Multi-celled sea creature can live without oxygen 311.
(photo credit: Judy Siegel-Itzkovich)
The Mediterranean Sea will not become more salty due to the growth of
desalination plants that leave salt residue behind, according to an Italian
expert who participated in a decade-long census of world marine life. Instead,
said Prof. Roberto Danovaro of the Polytechnic University of Marché, the melting
of Arctic glaciers due to global warming will make the Mediterranean and oceans
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The head of the department of marine science at the Italian
university was speaking in Jerusalem on Monday at a workshop held at the Israel
Academy of Science and the Humanities to mark the end of the census, in which
2,700 scientists from 80 countries, including Israel, participated.
total of $650 million was spent by US, European and other sources for the
first-ever project, which documented the presence of some 250,000 species at
various depths, from microscopic creatures to whales. Nevertheless, scientists
believe that 750,000 more marine species remain to be
Danovaro, on his first visit to Israel, said at the workshop
that the Israeli scientists had been very valuable to the project. Besides
discovering some 1,200 new marine species through sampling and observation, the
multinational team discovered that marine life was richer than previously
believed, as well as more interconnected and more altered due to environmental
influences. There were also large areas still unexplored, he told an audience of
80 scientists, including immunologist and academy president Prof. Ruth Arnon,
and university students in the field.
“We now have a benchmark for
development and will be able to see changes in marine creatures as the years
pass, and, it is hoped, repair damage that man has caused them,” he
Some 40 experts at 25 institutions in countries that lie along the
Mediterranean Sea participated in the effort to estimate and study its
Although the body of water on Israel’s west coast comprises
only 0.8 percent of the world’s seas, it contains 6% of its marine life, said
Danovaro. But larger species such as sharks have nearly been wiped out by
pollution, fishing and other causes, leaving smaller creatures, such as nematode
worms, to thrive.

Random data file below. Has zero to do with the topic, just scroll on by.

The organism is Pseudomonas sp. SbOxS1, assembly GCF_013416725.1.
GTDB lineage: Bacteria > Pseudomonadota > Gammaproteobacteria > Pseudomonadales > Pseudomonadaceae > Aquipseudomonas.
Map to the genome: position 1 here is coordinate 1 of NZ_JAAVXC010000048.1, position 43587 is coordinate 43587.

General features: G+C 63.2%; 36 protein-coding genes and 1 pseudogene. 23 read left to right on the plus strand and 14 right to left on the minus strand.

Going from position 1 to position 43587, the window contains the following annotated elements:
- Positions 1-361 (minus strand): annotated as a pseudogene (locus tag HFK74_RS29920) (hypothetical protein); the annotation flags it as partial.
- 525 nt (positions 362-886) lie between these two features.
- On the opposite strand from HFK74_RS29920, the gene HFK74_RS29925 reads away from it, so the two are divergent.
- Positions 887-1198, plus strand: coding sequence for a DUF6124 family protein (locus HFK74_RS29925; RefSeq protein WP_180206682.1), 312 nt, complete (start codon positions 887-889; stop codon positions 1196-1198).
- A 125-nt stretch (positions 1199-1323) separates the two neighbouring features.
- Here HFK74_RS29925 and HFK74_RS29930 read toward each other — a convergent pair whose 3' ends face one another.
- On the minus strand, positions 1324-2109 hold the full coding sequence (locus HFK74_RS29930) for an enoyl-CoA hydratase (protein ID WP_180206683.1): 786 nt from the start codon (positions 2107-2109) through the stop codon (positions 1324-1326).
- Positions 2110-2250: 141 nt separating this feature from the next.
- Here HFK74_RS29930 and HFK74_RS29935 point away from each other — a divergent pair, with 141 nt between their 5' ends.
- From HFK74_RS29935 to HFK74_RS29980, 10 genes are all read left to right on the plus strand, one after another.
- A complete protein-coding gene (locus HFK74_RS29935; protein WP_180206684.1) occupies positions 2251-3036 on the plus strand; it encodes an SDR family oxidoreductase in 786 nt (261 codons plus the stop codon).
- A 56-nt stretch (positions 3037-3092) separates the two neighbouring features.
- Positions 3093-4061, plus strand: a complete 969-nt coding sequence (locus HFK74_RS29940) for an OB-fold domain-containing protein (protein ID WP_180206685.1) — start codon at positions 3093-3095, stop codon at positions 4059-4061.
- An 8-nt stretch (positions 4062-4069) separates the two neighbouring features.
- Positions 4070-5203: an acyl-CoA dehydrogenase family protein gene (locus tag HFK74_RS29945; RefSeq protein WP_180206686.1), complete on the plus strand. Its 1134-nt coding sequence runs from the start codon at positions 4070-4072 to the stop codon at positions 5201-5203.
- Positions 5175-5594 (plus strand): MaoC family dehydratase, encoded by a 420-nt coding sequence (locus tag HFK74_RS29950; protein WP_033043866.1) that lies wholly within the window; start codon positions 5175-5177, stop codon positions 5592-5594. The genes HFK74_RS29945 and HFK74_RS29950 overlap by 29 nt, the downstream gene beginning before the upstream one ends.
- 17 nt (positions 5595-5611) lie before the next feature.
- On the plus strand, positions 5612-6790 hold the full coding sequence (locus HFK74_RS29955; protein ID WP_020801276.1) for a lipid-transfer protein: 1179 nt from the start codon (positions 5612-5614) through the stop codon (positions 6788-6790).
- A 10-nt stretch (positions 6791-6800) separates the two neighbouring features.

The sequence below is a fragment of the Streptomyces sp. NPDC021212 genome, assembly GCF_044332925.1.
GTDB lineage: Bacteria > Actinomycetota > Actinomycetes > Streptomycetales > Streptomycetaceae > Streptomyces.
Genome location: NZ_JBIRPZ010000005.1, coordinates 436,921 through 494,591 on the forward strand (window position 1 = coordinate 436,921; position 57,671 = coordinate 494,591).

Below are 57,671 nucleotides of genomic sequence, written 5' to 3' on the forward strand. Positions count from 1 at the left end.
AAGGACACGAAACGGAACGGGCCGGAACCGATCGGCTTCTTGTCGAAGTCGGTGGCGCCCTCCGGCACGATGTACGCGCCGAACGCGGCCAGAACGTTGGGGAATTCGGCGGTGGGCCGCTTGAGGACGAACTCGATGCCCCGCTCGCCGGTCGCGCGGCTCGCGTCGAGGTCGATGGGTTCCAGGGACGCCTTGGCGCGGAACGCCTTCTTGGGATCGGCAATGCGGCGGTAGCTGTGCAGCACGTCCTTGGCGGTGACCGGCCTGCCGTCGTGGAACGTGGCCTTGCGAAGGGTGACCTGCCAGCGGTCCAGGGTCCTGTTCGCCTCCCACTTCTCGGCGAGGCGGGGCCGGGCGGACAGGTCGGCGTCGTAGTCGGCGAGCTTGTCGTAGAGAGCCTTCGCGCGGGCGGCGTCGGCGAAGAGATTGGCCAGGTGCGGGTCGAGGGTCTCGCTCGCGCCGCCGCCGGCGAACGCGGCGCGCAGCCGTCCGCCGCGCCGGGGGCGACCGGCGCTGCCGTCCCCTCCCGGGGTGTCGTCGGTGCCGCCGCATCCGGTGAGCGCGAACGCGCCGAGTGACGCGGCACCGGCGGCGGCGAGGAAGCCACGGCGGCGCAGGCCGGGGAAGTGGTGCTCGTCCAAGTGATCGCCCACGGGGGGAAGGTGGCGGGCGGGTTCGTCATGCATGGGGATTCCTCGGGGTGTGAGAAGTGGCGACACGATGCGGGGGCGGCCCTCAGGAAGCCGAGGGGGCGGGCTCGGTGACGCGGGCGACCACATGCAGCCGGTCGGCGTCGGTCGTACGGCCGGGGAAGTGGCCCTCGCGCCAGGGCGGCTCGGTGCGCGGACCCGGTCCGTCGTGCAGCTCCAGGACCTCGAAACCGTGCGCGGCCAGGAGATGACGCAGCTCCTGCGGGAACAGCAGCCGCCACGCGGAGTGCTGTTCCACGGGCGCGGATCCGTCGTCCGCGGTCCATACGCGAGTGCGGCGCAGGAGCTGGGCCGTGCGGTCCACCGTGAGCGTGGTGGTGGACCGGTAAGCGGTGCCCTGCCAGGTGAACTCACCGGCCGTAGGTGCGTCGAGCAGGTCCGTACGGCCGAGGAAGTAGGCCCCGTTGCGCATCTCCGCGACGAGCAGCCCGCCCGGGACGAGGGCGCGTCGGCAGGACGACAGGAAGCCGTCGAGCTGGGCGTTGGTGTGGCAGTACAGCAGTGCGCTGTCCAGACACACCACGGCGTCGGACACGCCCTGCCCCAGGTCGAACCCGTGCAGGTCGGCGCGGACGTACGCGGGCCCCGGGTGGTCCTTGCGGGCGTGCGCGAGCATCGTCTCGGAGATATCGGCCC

At the beginning of the census, Danovaro discovered a
multi-celled sea creature near Crete that was the first known to live in an
environment that totally lacks oxygen.
It is found in salt pockets at a
depth of 3.5 kilometers – a very hostile environment and as salty as the Dead
Sea. It receives its energy, he said, by bonding with sulfates and sulfides in
Tel Aviv University expert Prof. Yossi Loya said this
discovery was very important to understanding the beginning of life on Earth and
thinking about life beyond.
Researchers are planning to conduct genetic
mapping studies on the organism to learn more. The photos of the loricifera show
it stained pink in the lab to make its organs more prominent, and an egg is
clearly seen inside.
Jesse Ausubel, a co-founder of the global project
who works for Rockefeller University and the Alfred P. Sloan Foundation, joked
that “the complexity of Jerusalem and Israel makes the census of world marine
life seem easy.”
Knowledge about marine biodiversity was sought not only
out of scientific curiosity, but to see the effects of the growing use of the
oceans and seas for oil and gas exploration, fishing trawlers, communications
cables, wind propellers and undersea wave machines.
with nature has also created a great deal of noise that affects the organisms
below, Ausubel said.
The huge amount of data was obtained from old maps
and archives, testing, sampling and even examining water stored in small
discarded bottles to investigate the microbes inside. New habitats in mud
volcanoes or even living off the bodies of dead sharks that fell to the sea bed,
or “dollhouses” intentionally left to sink, have been created. Ausubel said that
a lobster he discovered – dinochelus ausubeli – was named for his family, and
his mother wears a Tshirt with its image.A Science and Health Page
feature on the workshop will appear on Sunday, January 2.